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S1_JSLHR-23-00245croft.pdf (132.69 kB)

Post-event processing in adults who stutter (Croft & Byrd, 2023)

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posted on 2023-10-10, 20:35 authored by Robyn L. Croft, Courtney T. Byrd

Purpose: Post-event processing, defined by self-critical rumination following a stressful communication event, is significantly associated with reduced quality of life. However, despite its relevance to the stuttering experience, to date, only a few studies have investigated post-event processing among adults who stutter, and no study has identified clinical and psychosocial predictors of post-event processing. The purpose of this study was to determine the contributions of clinical markers of stuttering and psychosocial variables to post-event processing.

Method: Adults who stutter (N = 96) participated in two virtual sessions. After completing the Trier Social Stress Test, a standardized social stress task in Session 1, participants completed measures of post-event processing, clinical markers of stuttering (i.e., the experience of stuttering, self- and observer-rated stuttering severity), and psychosocial characteristics (i.e., self-perceived performance, self-esteem, social anxiety, trait, and state self-compassion) in Session 2.

Results: Hierarchical linear regression models indicated that a more negative experience of stuttering, higher self-rated stuttering severity, and greater social anxiety predicted more post-event processing. Greater self-perceived performance and state self-compassion predicted less rumination. Observer-rated severity, self-esteem, and trait self-compassion were not significantly associated with post-event processing behavior.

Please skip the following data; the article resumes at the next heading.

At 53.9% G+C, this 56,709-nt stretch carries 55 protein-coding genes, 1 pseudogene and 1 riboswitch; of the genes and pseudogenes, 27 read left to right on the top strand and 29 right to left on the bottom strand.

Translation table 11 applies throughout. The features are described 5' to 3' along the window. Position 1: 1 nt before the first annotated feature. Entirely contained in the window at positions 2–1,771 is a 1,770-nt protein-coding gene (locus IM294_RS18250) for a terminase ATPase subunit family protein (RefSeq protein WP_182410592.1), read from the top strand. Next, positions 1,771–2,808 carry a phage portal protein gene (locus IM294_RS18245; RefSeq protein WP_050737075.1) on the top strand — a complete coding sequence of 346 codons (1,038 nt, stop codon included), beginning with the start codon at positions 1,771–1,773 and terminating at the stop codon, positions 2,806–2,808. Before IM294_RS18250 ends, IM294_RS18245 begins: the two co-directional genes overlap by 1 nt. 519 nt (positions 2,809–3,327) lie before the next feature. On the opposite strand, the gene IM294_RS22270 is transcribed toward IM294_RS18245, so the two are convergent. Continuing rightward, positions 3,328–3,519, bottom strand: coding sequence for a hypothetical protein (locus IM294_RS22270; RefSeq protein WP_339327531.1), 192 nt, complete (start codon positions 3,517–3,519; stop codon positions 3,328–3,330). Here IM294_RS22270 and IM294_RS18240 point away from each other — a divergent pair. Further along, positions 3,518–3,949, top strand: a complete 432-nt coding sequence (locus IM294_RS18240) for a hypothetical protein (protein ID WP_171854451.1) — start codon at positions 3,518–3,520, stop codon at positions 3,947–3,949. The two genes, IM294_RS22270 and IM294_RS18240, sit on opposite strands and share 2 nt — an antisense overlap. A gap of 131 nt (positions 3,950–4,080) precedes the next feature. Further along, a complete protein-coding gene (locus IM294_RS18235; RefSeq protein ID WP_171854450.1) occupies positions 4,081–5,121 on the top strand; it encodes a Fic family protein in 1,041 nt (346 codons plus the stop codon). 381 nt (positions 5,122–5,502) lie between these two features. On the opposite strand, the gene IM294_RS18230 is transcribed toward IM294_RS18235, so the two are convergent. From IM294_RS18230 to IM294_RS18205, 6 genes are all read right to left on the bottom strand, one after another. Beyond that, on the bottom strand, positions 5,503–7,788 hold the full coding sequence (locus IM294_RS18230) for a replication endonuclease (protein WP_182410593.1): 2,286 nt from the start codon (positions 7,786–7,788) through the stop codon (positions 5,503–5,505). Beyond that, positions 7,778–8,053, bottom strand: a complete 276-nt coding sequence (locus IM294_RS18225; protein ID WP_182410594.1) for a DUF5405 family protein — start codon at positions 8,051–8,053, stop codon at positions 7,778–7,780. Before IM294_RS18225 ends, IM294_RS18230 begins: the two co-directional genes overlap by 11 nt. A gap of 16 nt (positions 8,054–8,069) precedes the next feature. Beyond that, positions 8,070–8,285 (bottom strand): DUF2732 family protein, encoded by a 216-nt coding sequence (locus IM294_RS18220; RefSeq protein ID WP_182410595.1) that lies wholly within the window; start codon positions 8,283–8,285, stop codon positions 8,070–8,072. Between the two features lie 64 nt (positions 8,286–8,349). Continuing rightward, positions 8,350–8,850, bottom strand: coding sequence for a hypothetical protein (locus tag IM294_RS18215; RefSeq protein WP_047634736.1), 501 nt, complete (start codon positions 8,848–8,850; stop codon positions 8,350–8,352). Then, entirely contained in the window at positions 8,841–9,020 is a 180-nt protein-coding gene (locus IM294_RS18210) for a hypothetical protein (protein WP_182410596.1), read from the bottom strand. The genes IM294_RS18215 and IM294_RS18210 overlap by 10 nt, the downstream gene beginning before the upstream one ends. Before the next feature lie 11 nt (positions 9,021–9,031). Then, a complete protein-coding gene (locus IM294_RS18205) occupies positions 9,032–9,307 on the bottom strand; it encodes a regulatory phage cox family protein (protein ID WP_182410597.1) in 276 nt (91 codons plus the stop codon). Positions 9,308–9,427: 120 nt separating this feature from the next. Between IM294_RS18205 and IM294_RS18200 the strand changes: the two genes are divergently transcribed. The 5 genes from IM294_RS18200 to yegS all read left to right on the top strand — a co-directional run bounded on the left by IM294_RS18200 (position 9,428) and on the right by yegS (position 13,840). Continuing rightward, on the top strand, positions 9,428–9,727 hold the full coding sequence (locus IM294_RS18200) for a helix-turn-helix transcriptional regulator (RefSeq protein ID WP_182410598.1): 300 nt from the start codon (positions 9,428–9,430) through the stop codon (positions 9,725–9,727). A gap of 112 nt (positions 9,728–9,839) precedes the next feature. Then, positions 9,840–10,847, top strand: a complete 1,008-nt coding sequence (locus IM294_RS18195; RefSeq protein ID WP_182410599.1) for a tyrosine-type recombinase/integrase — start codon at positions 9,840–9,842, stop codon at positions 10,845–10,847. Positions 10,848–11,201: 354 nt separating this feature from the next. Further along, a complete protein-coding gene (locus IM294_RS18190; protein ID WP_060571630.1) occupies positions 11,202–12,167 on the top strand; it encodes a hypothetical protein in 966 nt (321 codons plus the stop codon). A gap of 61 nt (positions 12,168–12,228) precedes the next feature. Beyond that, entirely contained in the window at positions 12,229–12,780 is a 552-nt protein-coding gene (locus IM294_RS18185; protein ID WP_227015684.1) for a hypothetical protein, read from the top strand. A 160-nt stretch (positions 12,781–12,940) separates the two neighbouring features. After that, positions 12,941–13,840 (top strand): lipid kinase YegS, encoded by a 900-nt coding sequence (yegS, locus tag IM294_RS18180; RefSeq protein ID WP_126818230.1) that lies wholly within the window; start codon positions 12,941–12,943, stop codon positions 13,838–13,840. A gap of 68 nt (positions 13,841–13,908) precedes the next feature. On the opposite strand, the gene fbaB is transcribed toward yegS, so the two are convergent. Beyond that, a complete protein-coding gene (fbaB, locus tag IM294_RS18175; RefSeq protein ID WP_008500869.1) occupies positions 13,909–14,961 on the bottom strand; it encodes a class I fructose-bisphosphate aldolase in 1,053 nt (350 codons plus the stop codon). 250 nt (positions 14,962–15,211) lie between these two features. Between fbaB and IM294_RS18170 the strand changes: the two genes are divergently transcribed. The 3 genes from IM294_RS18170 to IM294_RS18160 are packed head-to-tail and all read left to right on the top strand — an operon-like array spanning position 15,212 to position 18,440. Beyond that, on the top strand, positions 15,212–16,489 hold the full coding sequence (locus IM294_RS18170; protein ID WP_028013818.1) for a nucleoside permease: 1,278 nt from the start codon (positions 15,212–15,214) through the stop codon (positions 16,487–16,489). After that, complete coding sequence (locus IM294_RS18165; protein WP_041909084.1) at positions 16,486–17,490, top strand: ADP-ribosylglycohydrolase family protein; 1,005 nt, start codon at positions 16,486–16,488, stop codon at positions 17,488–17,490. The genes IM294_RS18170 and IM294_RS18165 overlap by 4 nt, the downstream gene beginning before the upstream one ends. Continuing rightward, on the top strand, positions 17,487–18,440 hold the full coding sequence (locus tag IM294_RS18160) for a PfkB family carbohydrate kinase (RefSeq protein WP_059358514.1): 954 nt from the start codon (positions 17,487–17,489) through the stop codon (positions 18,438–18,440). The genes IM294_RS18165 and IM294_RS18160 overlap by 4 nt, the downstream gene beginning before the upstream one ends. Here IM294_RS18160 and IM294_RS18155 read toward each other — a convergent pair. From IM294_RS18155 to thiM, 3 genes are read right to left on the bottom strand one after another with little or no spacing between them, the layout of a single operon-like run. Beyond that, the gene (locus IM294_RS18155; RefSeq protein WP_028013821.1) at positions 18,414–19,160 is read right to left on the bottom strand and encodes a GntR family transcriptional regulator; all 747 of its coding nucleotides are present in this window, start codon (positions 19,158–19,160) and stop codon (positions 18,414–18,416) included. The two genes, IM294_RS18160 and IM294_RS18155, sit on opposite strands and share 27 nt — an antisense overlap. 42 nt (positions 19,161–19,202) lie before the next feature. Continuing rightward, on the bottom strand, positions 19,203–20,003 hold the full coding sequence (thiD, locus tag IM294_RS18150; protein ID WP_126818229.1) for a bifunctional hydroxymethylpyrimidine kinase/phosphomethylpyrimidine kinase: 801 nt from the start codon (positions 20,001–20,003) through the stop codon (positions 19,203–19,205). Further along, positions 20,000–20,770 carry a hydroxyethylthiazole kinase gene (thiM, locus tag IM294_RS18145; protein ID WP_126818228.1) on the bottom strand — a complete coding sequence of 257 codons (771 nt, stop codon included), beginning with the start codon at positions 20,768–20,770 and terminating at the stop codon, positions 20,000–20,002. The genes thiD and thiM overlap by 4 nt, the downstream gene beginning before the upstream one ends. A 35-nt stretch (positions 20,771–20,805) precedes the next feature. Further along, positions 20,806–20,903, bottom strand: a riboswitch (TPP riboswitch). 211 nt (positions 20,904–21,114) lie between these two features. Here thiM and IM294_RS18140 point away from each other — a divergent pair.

Conclusion: Findings reveal clinical and psychosocial variables to consider in the assessment and mitigation of post-event processing behavior in adults who stutter, and to bolster resiliency to social stress.

Supplemental Material S1. R code.

Croft, R., & Byrd C. T. (2023). Clinical and psychosocial predictors of post-event processing in adults who stutter. Journal of Speech, Language, and Hearing Research. Advance online publication.


This project was completed with support from the National Institute on Deafness and Other Communication Disorders of the National Institutes of Health under Award Number F31DC020117-01, awarded to the first author, and the Blank Foundation Legacy Grant, awarded to the second author.